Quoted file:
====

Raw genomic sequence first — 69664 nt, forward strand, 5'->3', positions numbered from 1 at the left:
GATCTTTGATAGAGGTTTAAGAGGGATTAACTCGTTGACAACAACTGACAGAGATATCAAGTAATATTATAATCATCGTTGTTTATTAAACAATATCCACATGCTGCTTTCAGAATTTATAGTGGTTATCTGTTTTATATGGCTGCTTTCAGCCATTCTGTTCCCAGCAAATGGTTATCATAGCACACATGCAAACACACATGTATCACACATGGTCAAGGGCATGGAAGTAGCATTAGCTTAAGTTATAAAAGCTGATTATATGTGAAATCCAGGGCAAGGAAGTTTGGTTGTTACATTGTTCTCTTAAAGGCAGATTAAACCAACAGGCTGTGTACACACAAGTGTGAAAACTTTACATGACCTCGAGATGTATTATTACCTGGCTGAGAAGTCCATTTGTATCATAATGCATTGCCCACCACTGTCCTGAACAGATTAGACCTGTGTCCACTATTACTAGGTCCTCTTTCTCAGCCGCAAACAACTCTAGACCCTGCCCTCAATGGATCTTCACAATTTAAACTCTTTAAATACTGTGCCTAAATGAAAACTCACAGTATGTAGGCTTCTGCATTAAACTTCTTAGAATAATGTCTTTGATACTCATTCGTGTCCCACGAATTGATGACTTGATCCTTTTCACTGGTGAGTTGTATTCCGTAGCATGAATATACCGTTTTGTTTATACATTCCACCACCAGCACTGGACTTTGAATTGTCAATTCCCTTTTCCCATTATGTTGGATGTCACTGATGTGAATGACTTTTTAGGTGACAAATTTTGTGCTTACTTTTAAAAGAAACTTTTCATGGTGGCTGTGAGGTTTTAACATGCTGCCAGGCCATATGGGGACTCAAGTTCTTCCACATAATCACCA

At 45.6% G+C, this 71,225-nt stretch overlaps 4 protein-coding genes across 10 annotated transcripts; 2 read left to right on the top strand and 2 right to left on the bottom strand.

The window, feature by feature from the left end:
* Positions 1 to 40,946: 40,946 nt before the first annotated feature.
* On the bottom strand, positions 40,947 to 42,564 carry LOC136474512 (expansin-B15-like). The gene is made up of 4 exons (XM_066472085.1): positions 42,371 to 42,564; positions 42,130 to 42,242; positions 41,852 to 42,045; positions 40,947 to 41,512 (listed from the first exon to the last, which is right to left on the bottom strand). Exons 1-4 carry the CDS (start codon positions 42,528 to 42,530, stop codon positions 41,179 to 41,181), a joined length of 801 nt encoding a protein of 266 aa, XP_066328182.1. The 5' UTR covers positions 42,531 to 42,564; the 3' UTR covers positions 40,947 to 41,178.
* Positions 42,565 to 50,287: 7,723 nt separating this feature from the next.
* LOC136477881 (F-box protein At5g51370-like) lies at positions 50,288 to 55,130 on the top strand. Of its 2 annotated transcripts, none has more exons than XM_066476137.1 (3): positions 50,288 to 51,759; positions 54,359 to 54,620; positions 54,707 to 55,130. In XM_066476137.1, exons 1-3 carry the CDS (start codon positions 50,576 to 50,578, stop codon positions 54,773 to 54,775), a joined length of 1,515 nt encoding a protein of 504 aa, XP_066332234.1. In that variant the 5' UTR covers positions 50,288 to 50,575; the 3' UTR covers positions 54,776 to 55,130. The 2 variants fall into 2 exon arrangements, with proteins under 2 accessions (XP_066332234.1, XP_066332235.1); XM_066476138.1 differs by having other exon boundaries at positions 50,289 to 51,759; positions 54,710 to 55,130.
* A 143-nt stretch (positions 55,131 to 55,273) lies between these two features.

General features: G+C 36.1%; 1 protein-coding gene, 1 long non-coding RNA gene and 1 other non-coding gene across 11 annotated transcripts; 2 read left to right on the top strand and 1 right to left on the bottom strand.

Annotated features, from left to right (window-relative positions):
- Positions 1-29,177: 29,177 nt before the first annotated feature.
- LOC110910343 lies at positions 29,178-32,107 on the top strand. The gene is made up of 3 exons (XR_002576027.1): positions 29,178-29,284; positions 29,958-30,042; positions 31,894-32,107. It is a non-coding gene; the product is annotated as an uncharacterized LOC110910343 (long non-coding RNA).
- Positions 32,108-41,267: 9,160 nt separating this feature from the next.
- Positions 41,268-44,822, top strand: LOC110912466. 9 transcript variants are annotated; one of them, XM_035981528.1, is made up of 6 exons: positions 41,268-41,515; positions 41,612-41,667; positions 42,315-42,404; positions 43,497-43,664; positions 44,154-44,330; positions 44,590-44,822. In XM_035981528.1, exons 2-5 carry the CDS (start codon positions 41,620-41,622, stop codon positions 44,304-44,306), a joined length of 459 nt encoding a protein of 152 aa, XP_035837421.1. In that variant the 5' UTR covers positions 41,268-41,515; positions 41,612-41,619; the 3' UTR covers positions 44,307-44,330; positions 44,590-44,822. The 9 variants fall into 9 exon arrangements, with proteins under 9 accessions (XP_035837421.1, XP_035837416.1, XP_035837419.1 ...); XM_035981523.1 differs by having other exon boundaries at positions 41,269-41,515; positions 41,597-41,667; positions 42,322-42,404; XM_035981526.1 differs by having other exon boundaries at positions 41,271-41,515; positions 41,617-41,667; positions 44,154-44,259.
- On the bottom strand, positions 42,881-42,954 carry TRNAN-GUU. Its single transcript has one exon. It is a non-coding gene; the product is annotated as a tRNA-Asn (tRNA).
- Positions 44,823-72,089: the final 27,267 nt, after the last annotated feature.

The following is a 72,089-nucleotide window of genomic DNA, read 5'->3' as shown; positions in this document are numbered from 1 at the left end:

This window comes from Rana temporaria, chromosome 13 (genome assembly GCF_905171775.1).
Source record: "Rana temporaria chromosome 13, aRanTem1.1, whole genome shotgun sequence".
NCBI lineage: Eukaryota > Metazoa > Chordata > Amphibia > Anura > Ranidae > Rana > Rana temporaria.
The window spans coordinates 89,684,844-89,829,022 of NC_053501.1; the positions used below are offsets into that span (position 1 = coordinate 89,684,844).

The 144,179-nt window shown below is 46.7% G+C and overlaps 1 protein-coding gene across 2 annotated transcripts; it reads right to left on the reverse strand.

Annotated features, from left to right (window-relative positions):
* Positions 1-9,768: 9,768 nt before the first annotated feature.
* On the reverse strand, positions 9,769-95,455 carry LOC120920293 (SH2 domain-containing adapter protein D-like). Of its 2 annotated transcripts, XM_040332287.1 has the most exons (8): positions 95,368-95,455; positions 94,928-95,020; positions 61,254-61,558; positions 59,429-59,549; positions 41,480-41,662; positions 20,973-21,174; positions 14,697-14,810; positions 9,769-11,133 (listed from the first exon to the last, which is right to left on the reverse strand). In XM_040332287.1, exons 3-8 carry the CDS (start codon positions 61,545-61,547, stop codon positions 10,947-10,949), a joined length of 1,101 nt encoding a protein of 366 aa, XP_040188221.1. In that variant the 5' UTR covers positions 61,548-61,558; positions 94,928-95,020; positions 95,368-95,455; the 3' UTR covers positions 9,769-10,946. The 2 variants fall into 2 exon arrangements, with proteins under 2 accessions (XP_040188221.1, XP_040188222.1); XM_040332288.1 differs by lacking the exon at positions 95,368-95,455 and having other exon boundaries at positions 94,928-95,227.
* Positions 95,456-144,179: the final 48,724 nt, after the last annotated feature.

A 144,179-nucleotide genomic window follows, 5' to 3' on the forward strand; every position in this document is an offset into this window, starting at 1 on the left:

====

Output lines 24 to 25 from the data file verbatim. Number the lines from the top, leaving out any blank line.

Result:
Annotated features, from left to right (window-relative positions):
* Positions 1-9,768: 9,768 nt before the first annotated feature.